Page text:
Oil and the Vote

 How Gas Prices, the Value of the Dollar and Midterm Elections are Related

 

 

When you drive over to the polling place today, be sure to fill up your tank on the way home. Because if you didn’t notice, gas prices are pretty low. But after years of rising costs why is oil suddenly so cheap? Prices are down, the value of the dollar is up. Will this impact voting today?

Why are Gas Prices Low?

First, the shale boom. Oil production inside the U.S. (therefore not tied to Middle East and their craziness) is up. Fracking, which so many Democrats have voiced strong aversion to, has given us the chance to break away from foreign oil. Imported oil has fallen from 60% to 30%.

But what about the Middle East? ISIS has been putting more oil into the global market as well, forcing the price lower. Remember, scarcity + demand = rising cost. Right now, between the U.S. and the Syria/Iraq/blackmarket oil, there is no international shortage. Further decline will happen today in reaction to an unexpected price cut from Saudi Arabia. While this sounds great for Americans-at-the-pump, it might be negative for the economy overall.

Why is the Dollar so Strong?

A strong dollar means that compared to other currencies, the U.S. has a greater value on ours. The independence from foreign oil is definitely impacting the worth of the dollar, but it is not the only factor at play. Unfortunately for our Europeans cousins, the value of the dollar is partially at their expense. Compared to other economies, America is fairing quite well even though many of us still feel the aftershocks of the recession. Europe is struggling against deflation, Russian stock has taken a nose dive after their international policy moves and many emerging markets (China and India still hold this title) just haven’t reached America’s scale.

What this Means in the 2014 Election

Probably not that much, in all honestly. Americans at the polls today are angry, and gas prices aren’t their biggest concern (its all about the jobs and previous gridlock). The value of the dollar probably won’t bring out people to the polls but the results of the election will definitely impact the economic growth in the U.S. In fact, studies show that a win for Republicans could have a very positive impact on the dollar. And historically, the dollar has done the best with a Democratic President facing an undivided (House & Senate majority) Congress.

Dispelling Conspiracies

Some pundits have suggested that President Obama is purposefully keeping gas prices low to win votes at election time. The same accusations floated around when Bush was President (nearly half of American believed the President manipulated oil prices in 2006). Chemical engineer and writer Robert Rapier wrote about this conspiracy heading into the 2008 election:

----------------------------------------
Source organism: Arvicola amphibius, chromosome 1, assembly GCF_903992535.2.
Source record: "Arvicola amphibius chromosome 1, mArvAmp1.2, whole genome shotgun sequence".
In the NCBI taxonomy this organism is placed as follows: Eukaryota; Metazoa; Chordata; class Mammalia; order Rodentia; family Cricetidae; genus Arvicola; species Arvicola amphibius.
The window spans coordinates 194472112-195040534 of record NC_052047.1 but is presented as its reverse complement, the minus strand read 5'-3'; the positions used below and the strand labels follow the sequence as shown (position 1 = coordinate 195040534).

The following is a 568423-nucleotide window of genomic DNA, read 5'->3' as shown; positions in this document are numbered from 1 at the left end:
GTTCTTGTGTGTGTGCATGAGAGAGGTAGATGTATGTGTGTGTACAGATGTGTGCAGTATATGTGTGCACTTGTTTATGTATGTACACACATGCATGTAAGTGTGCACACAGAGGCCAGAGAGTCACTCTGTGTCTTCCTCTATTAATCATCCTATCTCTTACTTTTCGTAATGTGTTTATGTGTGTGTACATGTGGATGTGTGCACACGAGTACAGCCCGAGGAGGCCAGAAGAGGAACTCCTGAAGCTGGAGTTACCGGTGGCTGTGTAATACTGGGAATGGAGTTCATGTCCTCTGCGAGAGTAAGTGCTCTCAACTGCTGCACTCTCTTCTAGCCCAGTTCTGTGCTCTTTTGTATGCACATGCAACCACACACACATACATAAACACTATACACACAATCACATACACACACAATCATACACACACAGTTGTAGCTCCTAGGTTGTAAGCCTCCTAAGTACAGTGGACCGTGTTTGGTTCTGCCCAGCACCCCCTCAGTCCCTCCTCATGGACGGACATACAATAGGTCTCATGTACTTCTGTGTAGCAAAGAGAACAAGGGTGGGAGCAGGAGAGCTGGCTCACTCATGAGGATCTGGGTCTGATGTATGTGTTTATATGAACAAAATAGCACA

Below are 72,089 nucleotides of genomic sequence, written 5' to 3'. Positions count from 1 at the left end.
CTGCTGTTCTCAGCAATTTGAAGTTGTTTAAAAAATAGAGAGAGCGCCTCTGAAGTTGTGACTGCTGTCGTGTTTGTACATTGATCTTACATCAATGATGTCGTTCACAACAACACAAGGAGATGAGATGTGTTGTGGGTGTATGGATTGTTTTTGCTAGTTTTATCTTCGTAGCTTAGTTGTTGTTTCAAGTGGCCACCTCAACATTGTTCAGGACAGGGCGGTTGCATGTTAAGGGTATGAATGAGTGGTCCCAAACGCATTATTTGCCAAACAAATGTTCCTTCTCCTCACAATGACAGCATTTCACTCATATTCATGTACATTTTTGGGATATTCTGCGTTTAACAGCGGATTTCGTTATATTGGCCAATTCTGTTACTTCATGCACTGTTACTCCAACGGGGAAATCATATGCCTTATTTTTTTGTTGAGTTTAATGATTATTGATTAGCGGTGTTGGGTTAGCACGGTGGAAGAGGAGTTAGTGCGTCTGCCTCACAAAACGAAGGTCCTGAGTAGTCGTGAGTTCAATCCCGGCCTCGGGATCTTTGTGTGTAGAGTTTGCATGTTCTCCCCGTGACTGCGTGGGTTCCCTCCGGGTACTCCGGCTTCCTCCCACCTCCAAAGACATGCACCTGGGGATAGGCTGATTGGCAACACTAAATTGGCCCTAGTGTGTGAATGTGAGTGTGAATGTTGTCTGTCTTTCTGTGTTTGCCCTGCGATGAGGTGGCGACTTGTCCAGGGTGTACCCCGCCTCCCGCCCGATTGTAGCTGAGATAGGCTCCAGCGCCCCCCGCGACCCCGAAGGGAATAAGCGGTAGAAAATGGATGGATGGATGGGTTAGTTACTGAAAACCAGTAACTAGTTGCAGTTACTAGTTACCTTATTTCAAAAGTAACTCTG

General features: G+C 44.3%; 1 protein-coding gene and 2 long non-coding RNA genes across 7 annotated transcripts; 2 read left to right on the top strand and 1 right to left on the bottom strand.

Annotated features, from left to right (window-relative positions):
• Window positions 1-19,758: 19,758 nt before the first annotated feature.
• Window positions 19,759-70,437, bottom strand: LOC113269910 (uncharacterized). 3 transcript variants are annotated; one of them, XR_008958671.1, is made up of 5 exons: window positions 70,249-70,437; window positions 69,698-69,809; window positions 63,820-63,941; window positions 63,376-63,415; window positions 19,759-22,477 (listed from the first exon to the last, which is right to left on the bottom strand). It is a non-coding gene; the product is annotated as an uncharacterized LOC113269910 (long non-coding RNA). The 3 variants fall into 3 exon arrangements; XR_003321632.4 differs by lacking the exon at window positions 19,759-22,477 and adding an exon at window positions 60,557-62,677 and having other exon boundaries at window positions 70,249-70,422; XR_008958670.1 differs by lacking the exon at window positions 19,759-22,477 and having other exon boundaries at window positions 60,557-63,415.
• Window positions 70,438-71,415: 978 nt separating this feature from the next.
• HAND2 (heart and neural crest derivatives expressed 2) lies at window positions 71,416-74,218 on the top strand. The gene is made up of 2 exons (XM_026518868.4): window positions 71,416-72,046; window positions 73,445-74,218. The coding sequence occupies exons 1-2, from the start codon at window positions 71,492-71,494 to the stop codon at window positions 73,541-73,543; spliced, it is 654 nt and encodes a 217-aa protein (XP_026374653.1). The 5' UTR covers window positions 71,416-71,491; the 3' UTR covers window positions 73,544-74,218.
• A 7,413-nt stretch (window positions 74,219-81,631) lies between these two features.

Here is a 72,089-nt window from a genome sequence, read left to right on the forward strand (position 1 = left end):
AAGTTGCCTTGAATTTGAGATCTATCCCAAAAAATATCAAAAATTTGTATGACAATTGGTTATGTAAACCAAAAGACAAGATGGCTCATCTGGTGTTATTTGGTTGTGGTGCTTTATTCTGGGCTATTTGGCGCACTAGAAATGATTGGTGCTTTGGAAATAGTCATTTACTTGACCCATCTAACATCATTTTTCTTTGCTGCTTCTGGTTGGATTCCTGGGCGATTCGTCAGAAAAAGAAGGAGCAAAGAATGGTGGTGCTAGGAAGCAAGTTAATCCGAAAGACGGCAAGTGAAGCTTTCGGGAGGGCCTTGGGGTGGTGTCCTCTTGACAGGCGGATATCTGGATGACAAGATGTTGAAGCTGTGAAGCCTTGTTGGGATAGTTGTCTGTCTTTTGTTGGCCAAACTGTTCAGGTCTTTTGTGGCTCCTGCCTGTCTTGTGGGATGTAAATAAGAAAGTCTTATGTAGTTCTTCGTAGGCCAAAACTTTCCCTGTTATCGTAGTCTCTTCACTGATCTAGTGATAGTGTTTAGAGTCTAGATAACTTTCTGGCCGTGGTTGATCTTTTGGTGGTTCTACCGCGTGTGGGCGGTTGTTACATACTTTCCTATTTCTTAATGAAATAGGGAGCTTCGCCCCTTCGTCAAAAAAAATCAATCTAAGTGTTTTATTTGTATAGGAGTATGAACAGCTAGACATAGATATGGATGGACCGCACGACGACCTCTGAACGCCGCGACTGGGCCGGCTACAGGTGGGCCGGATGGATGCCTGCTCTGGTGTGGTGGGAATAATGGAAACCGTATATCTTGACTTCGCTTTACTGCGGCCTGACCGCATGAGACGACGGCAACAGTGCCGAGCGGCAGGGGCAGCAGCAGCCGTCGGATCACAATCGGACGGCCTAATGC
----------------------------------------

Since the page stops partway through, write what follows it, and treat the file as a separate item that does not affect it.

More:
There really isn’t a strong pattern of gas price behavior (other than a stair-step up year after year); people just notice it more in an election year. In addition, because prices rise and fall over the course of any year, you can always point to a price drop in an election year to support possible biases. But if you use objective analyses (e.g., start and stop the price check on the same date every year) the non-pattern becomes obvious.

You can read his objective data on the subject yourself, and his follow-up for this election here. Forbes also concludes that the President can rarely make short term changes to oil prices. And when prices were high in 2013, Reason made the same point.

While there are definitely connections between oil, the dollar and your vote, each of these variables are impacted by multiple other factors. For now, it looks like gas prices will stay down, production will remain up, the dollar will stay strong—and Republicans will win. So what do you think? Is the number at the pump impacting your vote today?

 

About Katrina Jorgensen

Katrina Jorgensen is a devoted advocate for Millennial issues with deep concerns over the direction of America's foreign policy. She seeks to promote political education and empowerment for her generation. You can find her on Twitter @Veribatim. With her focus on Eurasia, Katrina acts as Senior Foreign Policy Advisor to the Young Republican National Federation, part of their International Committee. She is a writer and communication specialist in her day job. She regularly contributes to conservative blogs such as Red Alert and IJReview. She has worked as freelance journalist for think tanks, major media outlets and print newspapers. For 6 years, she ran her own web design and consulting company in Texas. Her true passion is non-profits. Katrina has worked for and advised multiple international NGOs. She volunteers her time and provides marketing advice to local charities and other not-for profit-organizations. Katrina also loves reading wonky foreign policy blogs, instgramming her cooking experiments, losing herself in a fiction novel, and exploring new places with her husband, Kai.